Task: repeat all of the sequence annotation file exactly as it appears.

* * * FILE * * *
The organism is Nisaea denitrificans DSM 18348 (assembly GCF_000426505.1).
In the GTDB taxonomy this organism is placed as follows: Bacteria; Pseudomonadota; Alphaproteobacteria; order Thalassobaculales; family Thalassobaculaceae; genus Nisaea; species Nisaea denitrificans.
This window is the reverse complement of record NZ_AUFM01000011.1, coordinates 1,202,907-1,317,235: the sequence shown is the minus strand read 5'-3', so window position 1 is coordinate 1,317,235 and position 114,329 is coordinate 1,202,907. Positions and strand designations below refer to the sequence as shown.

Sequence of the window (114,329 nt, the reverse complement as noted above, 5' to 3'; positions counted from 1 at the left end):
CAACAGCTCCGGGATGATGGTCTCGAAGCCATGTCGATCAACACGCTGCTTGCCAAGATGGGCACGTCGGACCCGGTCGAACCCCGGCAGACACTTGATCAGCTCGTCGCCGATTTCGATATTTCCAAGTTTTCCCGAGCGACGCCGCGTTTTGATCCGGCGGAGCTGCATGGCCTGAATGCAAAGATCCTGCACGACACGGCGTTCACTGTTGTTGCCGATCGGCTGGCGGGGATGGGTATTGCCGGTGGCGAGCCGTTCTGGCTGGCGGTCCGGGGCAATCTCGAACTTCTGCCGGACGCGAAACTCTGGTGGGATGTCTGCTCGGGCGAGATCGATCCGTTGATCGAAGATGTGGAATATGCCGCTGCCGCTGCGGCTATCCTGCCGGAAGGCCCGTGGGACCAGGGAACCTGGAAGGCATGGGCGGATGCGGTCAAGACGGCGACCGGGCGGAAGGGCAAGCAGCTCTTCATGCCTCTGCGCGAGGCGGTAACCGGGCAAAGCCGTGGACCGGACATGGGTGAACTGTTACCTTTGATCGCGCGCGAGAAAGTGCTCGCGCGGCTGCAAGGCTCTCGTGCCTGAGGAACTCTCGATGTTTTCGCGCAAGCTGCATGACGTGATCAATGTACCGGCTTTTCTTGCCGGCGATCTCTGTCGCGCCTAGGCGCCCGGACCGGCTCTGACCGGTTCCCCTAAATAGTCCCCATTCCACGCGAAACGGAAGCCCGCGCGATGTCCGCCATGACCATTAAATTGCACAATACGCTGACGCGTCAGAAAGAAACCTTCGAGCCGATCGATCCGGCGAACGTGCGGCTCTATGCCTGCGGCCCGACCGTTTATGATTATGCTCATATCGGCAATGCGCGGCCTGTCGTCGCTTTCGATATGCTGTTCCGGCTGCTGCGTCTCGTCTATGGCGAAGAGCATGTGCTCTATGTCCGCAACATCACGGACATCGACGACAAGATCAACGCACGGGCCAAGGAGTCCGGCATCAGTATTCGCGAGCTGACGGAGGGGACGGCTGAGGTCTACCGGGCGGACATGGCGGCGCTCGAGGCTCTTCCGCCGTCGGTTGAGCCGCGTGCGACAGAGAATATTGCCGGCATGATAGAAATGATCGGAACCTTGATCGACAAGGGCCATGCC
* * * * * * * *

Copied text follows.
The organism is Nisaea denitrificans DSM 18348 (assembly GCF_000426505.1).
In the GTDB taxonomy this organism is placed as follows: Bacteria; Pseudomonadota; Alphaproteobacteria; order Thalassobaculales; family Thalassobaculaceae; genus Nisaea; species Nisaea denitrificans.
This window is the reverse complement of record NZ_AUFM01000011.1, coordinates 1,202,907-1,317,235: the sequence shown is the minus strand read 5'-3', so window position 1 is coordinate 1,317,235 and position 114,329 is coordinate 1,202,907. Positions and strand designations below refer to the sequence as shown.

Sequence of the window (114,329 nt, the reverse complement as noted above, 5' to 3'; positions counted from 1 at the left end):
CAACAGCTCCGGGATGATGGTCTCGAAGCCATGTCGATCAACACGCTGCTTGCCAAGATGGGCACGTCGGACCCGGTCGAACCCCGGCAGACACTTGATCAGCTCGTCGCCGATTTCGATATTTCCAAGTTTTCCCGAGCGACGCCGCGTTTTGATCCGGCGGAGCTGCATGGCCTGAATGCAAAGATCCTGCACGACACGGCGTTCACTGTTGTTGCCGATCGGCTGGCGGGGATGGGTATTGCCGGTGGCGAGCCGTTCTGGCTGGCGGTCCGGGGCAATCTCGAACTTCTGCCGGACGCGAAACTCTGGTGGGATGTCTGCTCGGGCGAGATCGATCCGTTGATCGAAGATGTGGAATATGCCGCTGCCGCTGCGGCTATCCTGCCGGAAGGCCCGTGGGACCAGGGAACCTGGAAGGCATGGGCGGATGCGGTCAAGACGGCGACCGGGCGGAAGGGCAAGCAGCTCTTCATGCCTCTGCGCGAGGCGGTAACCGGGCAAAGCCGTGGACCGGACATGGGTGAACTGTTACCTTTGATCGCGCGCGAGAAAGTGCTCGCGCGGCTGCAAGGCTCTCGTGCCTGAGGAACTCTCGATGTTTTCGCGCAAGCTGCATGACGTGATCAATGTACCGGCTTTTCTTGCCGGCGATCTCTGTCGCGCCTAGGCGCCCGGACCGGCTCTGACCGGTTCCCCTAAATAGTCCCCATTCCACGCGAAACGGAAGCCCGCGCGATGTCCGCCATGACCATTAAATTGCACAATACGCTGACGCGTCAGAAAGAAACCTTCGAGCCGATCGATCCGGCGAACGTGCGGCTCTATGCCTGCGGCCCGACCGTTTATGATTATGCTCATATCGGCAATGCGCGGCCTGTCGTCGCTTTCGATATGCTGTTCCGGCTGCTGCGTCTCGTCTATGGCGAAGAGCATGTGCTCTATGTCCGCAACATCACGGACATCGACGACAAGATCAACGCACGGGCCAAGGAGTCCGGCATCAGTATTCGCGAGCTGACGGAGGGGACGGCTGAGGTCTACCGGGCGGACATGGCGGCGCTCGAGGCTCTTCCGCCGTCGGTTGAGCCGCGTGCGACAGAGAATATTGCCGGCATGATAGAAATGATCGGAACCTTGATCGACAAGGGCCATGCC